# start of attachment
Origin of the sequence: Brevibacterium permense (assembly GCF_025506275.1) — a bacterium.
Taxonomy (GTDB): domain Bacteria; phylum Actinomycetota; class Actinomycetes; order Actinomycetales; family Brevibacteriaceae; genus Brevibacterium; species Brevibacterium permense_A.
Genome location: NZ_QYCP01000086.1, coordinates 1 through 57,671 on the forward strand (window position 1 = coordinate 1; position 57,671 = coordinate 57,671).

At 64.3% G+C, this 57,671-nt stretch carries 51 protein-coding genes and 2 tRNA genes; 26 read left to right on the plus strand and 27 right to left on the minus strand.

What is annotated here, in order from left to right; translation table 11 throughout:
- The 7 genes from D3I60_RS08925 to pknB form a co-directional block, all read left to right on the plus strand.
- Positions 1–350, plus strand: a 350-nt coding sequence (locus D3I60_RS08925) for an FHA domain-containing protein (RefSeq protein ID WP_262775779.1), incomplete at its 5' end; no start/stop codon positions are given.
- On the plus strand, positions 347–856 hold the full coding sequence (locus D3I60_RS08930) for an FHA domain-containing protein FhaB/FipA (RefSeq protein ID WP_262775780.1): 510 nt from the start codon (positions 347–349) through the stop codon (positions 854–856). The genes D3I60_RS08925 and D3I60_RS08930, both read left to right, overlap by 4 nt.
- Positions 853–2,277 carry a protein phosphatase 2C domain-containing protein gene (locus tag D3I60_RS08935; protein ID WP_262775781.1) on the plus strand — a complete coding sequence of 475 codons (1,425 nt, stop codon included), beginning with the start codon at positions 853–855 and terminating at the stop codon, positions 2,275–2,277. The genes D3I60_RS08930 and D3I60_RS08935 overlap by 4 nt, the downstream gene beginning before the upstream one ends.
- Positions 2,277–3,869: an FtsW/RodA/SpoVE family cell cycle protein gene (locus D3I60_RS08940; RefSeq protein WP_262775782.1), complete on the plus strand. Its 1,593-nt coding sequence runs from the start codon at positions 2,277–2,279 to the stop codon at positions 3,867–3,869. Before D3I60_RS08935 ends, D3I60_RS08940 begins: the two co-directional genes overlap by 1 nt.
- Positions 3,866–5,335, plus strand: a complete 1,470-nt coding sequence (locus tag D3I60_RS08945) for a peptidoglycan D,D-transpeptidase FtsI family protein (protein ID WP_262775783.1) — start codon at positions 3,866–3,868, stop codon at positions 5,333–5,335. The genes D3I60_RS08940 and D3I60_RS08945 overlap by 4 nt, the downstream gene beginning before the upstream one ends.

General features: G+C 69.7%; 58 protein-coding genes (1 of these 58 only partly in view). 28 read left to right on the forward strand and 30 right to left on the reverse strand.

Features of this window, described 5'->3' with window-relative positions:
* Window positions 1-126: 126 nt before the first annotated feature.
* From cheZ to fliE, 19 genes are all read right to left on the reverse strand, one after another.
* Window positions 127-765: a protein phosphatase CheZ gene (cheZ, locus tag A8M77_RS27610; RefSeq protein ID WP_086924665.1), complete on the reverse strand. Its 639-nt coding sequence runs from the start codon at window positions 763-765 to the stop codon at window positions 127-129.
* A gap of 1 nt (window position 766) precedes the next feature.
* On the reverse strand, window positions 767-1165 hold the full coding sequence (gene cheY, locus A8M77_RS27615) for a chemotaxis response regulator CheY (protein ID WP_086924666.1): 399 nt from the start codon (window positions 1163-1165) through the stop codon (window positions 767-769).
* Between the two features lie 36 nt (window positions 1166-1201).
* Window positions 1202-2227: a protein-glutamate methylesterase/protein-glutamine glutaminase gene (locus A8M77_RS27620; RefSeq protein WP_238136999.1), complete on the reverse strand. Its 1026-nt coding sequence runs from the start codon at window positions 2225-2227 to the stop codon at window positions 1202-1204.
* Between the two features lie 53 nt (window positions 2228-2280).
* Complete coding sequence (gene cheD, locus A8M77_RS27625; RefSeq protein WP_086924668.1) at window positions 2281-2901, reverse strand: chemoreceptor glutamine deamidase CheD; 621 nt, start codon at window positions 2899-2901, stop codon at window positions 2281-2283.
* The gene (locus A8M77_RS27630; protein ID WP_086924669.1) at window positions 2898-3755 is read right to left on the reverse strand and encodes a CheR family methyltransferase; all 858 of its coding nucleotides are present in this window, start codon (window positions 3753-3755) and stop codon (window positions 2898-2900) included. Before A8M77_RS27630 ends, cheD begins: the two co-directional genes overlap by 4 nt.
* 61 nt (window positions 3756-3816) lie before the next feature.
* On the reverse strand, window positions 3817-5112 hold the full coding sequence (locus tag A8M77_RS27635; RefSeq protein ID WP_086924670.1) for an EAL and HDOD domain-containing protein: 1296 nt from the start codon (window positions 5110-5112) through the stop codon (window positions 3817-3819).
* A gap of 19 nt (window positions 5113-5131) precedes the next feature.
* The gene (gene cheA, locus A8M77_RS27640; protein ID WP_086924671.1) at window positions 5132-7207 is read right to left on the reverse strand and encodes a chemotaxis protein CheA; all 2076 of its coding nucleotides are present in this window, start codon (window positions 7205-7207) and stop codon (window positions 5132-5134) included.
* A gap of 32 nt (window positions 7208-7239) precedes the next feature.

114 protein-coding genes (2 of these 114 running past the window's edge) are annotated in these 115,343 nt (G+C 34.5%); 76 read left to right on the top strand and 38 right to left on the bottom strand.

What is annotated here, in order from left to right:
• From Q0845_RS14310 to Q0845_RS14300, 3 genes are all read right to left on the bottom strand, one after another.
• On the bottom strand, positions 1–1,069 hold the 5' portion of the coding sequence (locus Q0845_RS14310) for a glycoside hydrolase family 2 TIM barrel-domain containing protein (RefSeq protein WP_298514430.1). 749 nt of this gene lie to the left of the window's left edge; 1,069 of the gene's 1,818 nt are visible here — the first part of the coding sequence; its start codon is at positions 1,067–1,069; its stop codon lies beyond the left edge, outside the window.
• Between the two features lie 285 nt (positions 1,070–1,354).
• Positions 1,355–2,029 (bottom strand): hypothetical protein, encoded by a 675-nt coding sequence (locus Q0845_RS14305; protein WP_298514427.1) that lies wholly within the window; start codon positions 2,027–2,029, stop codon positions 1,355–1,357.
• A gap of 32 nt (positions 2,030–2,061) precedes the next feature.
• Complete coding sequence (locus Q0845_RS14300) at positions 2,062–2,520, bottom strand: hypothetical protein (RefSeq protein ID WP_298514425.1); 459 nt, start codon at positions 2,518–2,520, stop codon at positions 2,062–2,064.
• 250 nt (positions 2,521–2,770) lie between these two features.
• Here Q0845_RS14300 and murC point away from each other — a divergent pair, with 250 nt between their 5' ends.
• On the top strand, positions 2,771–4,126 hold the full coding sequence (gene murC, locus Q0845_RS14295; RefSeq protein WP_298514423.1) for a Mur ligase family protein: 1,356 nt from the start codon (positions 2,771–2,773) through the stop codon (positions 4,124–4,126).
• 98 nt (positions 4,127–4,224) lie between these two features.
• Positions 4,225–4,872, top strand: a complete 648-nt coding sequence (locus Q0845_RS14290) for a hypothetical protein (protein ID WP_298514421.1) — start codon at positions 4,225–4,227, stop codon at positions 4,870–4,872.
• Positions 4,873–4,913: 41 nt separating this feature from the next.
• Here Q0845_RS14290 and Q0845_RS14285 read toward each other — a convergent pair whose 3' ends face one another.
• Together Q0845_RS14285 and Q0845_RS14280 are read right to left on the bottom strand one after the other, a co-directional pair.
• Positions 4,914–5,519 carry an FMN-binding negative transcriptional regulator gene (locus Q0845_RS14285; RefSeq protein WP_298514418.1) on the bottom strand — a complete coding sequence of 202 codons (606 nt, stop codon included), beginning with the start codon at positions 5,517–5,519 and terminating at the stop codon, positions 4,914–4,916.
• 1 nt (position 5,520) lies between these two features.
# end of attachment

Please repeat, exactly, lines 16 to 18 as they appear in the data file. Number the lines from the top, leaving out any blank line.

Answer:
* Window positions 127-765: a protein phosphatase CheZ gene (cheZ, locus tag A8M77_RS27610; RefSeq protein ID WP_086924665.1), complete on the reverse strand. Its 639-nt coding sequence runs from the start codon at window positions 763-765 to the stop codon at window positions 127-129.
* A gap of 1 nt (window position 766) precedes the next feature.
* On the reverse strand, window positions 767-1165 hold the full coding sequence (gene cheY, locus A8M77_RS27615) for a chemotaxis response regulator CheY (protein ID WP_086924666.1): 399 nt from the start codon (window positions 1163-1165) through the stop codon (window positions 767-769).